As a result, there is hardly any nation in the Indo-Pacific region that is prepared to rely on US military support and trigger a war with China. Besides, Beijing’s foreign policy that is premised on Multilateralism is a constant theme of Chinese President Xi Jinping and the ruling Communist Party of China. President Xi reiterated the same stance during his recent address to the UN General Assembly. So China is clear that it seeks confrontation with no one, and that negotiations are a key component of Beijing’s foreign policy.
Worth noting is that within a couple of years the US has developed two questionable alliances in the Indo-Pacific region. Although AUKUS is the latest, the first was Quad. The latter consisted of the US, Japan, India and Australia. In the wake of AUKUS, it seems that the Quad is moribund. International relations analysts believe that drawing India into the Quad was primarily more about keeping New Delhi preoccupied with China so as to keep Washington focussed on other global challenges. The US has exhibited the propensity to pursue a strategy of roping in almost every willing country into a regional and global anti-China united front.
Since the end of the Cold War when the former Soviet Union officially collapsed at the turn of the 1990’s, the US has enjoyed the status of being the world’s only remaining superpower. The quiet emergence of China as a superpower sends shockwaves in the US. But instead of embracing the developmental advantages that has seen the rapid rise of China in the 21st century – marked by a successful war on hunger and poverty – Washington appears determined to counter competition, sometimes by means that are at odds with international law.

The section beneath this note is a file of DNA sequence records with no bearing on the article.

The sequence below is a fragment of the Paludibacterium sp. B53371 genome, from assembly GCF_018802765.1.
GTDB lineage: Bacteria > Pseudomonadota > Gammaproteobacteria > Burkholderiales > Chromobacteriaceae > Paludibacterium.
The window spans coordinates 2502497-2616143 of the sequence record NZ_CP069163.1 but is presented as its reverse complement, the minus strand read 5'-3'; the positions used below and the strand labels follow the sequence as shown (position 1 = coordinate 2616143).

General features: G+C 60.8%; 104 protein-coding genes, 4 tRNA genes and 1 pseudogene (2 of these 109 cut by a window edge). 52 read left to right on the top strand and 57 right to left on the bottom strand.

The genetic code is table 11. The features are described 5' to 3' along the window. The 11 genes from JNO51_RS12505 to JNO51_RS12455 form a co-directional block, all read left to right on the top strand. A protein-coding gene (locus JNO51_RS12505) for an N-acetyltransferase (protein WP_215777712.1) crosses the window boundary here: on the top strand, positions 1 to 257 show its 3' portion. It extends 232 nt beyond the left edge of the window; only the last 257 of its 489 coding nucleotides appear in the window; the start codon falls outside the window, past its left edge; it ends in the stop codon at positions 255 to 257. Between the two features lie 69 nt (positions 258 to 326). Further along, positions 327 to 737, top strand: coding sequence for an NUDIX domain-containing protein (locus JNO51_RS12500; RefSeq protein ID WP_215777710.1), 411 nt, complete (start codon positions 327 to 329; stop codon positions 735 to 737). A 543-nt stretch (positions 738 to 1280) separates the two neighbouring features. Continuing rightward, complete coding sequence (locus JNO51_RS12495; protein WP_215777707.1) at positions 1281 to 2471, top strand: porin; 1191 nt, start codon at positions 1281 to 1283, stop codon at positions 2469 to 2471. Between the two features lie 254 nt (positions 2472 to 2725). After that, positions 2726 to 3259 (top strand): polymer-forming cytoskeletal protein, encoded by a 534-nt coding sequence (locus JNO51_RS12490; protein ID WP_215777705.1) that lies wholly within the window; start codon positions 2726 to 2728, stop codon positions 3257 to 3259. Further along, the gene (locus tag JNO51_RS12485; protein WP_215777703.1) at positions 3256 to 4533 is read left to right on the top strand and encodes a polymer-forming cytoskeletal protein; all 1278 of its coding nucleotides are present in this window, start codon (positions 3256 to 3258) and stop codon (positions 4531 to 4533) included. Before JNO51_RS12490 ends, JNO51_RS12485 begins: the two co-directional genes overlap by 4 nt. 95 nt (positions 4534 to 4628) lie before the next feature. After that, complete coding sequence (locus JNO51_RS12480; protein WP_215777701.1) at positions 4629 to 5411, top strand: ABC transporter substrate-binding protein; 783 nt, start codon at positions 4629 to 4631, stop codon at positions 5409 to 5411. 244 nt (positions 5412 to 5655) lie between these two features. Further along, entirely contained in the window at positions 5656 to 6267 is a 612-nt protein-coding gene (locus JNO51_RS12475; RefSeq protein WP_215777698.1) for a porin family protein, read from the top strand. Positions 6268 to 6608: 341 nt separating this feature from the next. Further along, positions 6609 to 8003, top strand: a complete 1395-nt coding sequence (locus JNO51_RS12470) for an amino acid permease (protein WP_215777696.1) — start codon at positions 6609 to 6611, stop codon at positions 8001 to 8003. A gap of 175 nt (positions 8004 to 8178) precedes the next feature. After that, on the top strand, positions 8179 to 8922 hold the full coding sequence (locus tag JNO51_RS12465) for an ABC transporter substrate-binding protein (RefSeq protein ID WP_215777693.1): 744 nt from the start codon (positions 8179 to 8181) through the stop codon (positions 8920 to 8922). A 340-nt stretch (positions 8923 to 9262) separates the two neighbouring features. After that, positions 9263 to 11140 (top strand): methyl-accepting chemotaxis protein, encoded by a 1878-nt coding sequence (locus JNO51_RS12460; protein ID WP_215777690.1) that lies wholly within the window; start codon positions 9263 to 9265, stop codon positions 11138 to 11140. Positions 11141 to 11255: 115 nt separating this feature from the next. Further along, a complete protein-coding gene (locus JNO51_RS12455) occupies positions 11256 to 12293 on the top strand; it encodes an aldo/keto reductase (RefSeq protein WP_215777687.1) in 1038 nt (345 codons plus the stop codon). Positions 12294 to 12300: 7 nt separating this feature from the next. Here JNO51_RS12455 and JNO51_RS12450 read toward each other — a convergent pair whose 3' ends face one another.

But the bigger conundrum for the US is the trust deficit. France’s anger at the manner in which AUKUS was formed and the snatching of a submarine deal from their claws added to the mistrust that the European Union and NATO have of the US. The recent unilateral decision to withdraw from Afghanistan left many traditional allies of the US rethinking the way-forward.
In its desire to undermine China’s epic rise, the US is prepared to formulate multiple alliances that really serve as a distraction, if not irritation – or both. To provide Australia with a nuclear submarine technology clearly undermines the nuclear non-proliferation system from which the West have benefitted the most.
And if the US and Britain succeed in helping Australia to acquire nuclear-powered submarines, the trend will no doubt open the doors for every country in the world to acquire same. This will mean the global legalisation of the export and import of such technologies. The advent of a free-for-all. And this cannot be good for global peace and security. The US should urgently revise its foreign policy stance towards China and pursue diplomacy instead of under-handed methods that are aimed at undermining the legitimate development of China.
Bilateral relations between China and Australia have always been cordial. But AUKUS is turning them frosty. To align Australia with Washington in the US-China strategic brinkmanship, Australia is noticeably playing a very dangerous game that could boomerang on Canberra. Australia should not become an anti-China spearhead. That would be unwise. The last thing the country needs is to be an object of Beijing’s countermeasures. There can only be one winner.